Discrete Mathematics Seminar
Spring 2020
March 04  A. Bonato, Ryerson University  What we know and don't know about the cop number of a graph 
Abstract:
The game of Cops and Robbers played on graphs gives rise to
a rich theory focusing on the cop number of a graph. While we possess
a good structural and algorithmic understanding of the cop number for
many graph families, Meyniel's conjecture and Schroeder's conjecture
point to our limited understanding of this parameter. We give an
overview of major results and conjectures on the cop number of graphs,
and consider recent variants such as Lazy Cops and Robbers, Zombies
and Survivors, and the localization game.
Host: W. Kinnersley 
Fall 2019
November 08  M. Barrus, URI  Characterizing graphs with nice matrix cokernels 
Abstract:
Many interesting properties of a graph $G$ can be deduced from properties of its adjacency matrix $A(G)$ or its Laplacian matrix $L(G)$.
Turning things around, notable properties of the matrices sometimes correspond to graphs having other nice characterizations.
In this report on an ongoing project with C. Alfaro, J. Sinkovic, and R. Villagran, I will give a gentle introduction to the
Smith group and critical group of a graph, both defined in terms of the cokernels of $A(G)$ and $L(G)$ when considered
as linear maps (no familiarity with these concepts will be assumed). It turns out that when one or the other of these groups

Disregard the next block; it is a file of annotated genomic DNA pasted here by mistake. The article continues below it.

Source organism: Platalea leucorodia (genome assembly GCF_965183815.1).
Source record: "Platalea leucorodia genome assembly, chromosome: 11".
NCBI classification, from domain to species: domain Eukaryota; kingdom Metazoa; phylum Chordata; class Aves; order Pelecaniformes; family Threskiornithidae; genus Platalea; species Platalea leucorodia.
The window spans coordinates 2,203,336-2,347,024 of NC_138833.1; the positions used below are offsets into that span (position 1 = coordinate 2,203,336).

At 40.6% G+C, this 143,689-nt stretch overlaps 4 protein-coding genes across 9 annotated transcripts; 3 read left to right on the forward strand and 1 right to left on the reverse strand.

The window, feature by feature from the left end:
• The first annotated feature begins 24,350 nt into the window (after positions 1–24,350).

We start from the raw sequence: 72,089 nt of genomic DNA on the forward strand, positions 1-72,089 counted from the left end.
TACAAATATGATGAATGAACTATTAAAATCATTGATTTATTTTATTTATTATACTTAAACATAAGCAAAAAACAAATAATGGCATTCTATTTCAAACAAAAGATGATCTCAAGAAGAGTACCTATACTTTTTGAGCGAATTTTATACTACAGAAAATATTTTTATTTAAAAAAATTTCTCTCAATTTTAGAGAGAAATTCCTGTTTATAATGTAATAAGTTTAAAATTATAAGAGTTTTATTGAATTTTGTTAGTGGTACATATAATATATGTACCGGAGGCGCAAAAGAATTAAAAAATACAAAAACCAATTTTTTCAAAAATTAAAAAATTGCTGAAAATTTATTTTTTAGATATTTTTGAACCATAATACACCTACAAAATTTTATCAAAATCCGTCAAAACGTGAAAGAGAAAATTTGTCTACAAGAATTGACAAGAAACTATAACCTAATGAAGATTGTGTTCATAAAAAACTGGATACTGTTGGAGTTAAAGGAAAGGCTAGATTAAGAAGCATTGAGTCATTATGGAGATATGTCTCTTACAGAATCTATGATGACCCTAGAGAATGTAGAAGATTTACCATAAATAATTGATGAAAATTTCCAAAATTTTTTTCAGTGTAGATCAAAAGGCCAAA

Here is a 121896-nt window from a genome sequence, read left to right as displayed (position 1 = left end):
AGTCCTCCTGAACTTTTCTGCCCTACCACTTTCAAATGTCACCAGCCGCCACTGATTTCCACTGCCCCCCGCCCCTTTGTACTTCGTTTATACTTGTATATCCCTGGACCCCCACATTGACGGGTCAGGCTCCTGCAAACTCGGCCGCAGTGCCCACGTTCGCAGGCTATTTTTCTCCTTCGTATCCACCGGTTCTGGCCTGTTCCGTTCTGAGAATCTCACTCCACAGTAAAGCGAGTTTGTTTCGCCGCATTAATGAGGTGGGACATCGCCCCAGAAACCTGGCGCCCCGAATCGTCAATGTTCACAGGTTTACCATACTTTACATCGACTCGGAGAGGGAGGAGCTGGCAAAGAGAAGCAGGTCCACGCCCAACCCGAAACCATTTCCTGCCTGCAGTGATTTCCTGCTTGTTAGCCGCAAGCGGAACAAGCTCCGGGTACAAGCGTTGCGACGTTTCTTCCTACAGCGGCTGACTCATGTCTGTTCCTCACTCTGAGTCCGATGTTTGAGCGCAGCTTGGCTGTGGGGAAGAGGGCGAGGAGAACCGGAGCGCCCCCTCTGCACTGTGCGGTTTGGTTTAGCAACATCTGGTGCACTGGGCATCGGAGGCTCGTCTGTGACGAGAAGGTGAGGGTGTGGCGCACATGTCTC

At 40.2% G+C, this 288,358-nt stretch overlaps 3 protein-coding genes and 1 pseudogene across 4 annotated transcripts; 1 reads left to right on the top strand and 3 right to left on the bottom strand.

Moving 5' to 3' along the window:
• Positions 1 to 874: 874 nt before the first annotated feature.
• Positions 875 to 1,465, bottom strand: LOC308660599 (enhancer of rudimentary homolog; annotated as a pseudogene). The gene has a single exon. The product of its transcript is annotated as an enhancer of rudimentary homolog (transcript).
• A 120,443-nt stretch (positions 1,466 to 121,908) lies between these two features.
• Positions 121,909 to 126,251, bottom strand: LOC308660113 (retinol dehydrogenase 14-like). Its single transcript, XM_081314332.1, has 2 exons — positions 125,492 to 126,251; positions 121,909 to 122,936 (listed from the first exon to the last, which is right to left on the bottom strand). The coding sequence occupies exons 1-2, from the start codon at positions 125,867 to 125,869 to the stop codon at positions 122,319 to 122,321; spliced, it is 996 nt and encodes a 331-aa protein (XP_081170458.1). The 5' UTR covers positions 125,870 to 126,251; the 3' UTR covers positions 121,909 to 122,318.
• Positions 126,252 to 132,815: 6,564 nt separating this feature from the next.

is required to have few trivial invariant factors or characteristic ideals, the corresponding graphs have forbidden
induced subgraph characterizations. I will present a characterization for one of these families and discuss ongoing work
on characterizing the other.


October 25  A. Ferber, MIT  Resilience for perfect matchings in random hypergraphs 
Abstract:
Let $m_d(k,n)$ be the smallest integer $m$ for which every $k$uniform hypergraph on $n$ vertices and with minimum
$d$degree at least $m$ contain a perfect matching (we always assume that $n$ is divisible by $k$). The problem of
determining $m_d(k,n)$ has attracted a lot of attention in the last few decades. Quite surprisingly, this problem
is still wide open, and have led to the development of many techniques and interesting connections with other areas.
Recently, there has been interest in extending extremal theorems to random environments. In our setting, we are interested in finding minimum degree conditions for the existence of a perfect matching in subgraphs of a typical random hypergraph $H^k_{n,p}$. We prove that for $p\geq C\max\{n^{k/2+\epsilon},n^{k+d+1}\}$, a typical $H^k_{n,p}$ is such that every subgraph $G\subseteq H$ with minimum $d$degree at least $(1+o(1))m_d(k,n)$ contains a perfect matching. Note that this holds for all $d,k$ even in cases when the exact value of $m_d(k,n)$ is unknown. Our proof is based on a new ``nonconstructive" absorbers technique which we believe is of independent interest. Joint work with Matthew Kwan. Host J. Han. 

September 20  A. Sidorenko  Integral and matrix inequalities associated with graphs 
Abstract:
pdf


September 13  J. Han, URI  Zerononzero patterns that allow $S_n^*$ 
Abstract:
For $n\ge 2$, let $S_n^*=\{(0,n,0), (0,n1,1), (1,n1,0), (n,0,0), (n1,0,1), (n1,1,0)\}$. An n by n zerononzero pattern A allows
$S_n^*$ if $\mathbb{S}_n^* \subseteq i(A)$, namely, there exist (six) real matrices that realize each of the inertias separately.
In this talk we study zerononzero patterns that allow $S_n^*$.